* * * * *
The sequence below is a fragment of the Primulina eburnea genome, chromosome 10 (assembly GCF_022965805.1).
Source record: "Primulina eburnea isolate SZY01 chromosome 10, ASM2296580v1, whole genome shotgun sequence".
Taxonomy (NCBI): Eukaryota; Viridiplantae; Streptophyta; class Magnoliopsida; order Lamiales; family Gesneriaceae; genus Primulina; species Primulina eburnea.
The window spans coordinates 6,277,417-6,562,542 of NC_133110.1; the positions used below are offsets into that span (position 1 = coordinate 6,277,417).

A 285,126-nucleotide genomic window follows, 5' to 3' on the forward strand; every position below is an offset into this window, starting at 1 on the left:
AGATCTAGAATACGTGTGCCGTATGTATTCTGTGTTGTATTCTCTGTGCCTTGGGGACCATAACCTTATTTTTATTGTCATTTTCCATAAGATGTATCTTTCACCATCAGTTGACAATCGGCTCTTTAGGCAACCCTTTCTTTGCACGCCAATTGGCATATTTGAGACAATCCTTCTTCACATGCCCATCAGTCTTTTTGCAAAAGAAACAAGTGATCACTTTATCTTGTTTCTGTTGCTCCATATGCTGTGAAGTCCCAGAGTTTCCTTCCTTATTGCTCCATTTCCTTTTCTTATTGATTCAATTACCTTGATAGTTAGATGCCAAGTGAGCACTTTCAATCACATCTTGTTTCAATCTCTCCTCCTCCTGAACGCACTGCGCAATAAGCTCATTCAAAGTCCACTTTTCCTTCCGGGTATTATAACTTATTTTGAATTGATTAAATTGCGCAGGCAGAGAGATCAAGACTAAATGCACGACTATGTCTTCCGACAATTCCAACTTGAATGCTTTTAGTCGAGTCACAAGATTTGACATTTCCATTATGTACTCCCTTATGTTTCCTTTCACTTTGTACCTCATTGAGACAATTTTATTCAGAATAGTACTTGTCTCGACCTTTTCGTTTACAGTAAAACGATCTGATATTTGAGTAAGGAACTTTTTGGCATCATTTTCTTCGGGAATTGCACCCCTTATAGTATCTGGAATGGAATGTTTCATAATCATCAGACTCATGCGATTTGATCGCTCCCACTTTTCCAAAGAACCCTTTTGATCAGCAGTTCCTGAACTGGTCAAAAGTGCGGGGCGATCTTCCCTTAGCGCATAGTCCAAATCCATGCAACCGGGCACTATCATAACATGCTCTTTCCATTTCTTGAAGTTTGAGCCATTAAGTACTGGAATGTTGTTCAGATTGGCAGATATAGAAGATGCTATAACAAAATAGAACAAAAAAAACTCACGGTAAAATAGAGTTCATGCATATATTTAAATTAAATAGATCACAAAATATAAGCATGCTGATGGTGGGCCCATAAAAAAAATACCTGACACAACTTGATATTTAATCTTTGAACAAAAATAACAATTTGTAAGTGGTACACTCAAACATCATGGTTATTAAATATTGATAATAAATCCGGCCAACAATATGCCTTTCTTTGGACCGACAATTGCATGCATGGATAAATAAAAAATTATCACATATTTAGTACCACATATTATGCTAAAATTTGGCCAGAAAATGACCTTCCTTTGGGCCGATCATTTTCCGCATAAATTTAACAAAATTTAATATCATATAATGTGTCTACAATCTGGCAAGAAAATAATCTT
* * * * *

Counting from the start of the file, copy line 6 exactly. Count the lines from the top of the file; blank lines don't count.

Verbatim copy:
AGATCTAGAATACGTGTGCCGTATGTATTCTGTGTTGTATTCTCTGTGCCTTGGGGACCATAACCTTATTTTTATTGTCATTTTCCATAAGATGTATCTTTCACCATCAGTTGACAATCGGCTCTTTAGGCAACCCTTTCTTTGCACGCCAATTGGCATATTTGAGACAATCCTTCTTCACATGCCCATCAGTCTTTTTGCAAAAGAAACAAGTGATCACTTTATCTTGTTTCTGTTGCTCCATATGCTGTGAAGTCCCAGAGTTTCCTTCCTTATTGCTCCATTTCCTTTTCTTATTGATTCAATTACCTTGATAGTTAGATGCCAAGTGAGCACTTTCAATCACATCTTGTTTCAATCTCTCCTCCTCCTGAACGCACTGCGCAATAAGCTCATTCAAAGTCCACTTTTCCTTCCGGGTATTATAACTTATTTTGAATTGATTAAATTGCGCAGGCAGAGAGATCAAGACTAAATGCACGACTATGTCTTCCGACAATTCCAACTTGAATGCTTTTAGTCGAGTCACAAGATTTGACATTTCCATTATGTACTCCCTTATGTTTCCTTTCACTTTGTACCTCATTGAGACAATTTTATTCAGAATAGTACTTGTCTCGACCTTTTCGTTTACAGTAAAACGATCTGATATTTGAGTAAGGAACTTTTTGGCATCATTTTCTTCGGGAATTGCACCCCTTATAGTATCTGGAATGGAATGTTTCATAATCATCAGACTCATGCGATTTGATCGCTCCCACTTTTCCAAAGAACCCTTTTGATCAGCAGTTCCTGAACTGGTCAAAAGTGCGGGGCGATCTTCCCTTAGCGCATAGTCCAAATCCATGCAACCGGGCACTATCATAACATGCTCTTTCCATTTCTTGAAGTTTGAGCCATTAAGTACTGGAATGTTGTTCAGATTGGCAGATATAGAAGATGCTATAACAAAATAGAACAAAAAAAACTCACGGTAAAATAGAGTTCATGCATATATTTAAATTAAATAGATCACAAAATATAAGCATGCTGATGGTGGGCCCATAAAAAAAATACCTGACACAACTTGATATTTAATCTTTGAACAAAAATAACAATTTGTAAGTGGTACACTCAAACATCATGGTTATTAAATATTGATAATAAATCCGGCCAACAATATGCCTTTCTTTGGACCGACAATTGCATGCATGGATAAATAAAAAATTATCACATATTTAGTACCACATATTATGCTAAAATTTGGCCAGAAAATGACCTTCCTTTGGGCCGATCATTTTCCGCATAAATTTAACAAAATTTAATATCATATAATGTGTCTACAATCTGGCAAGAAAATAATCTT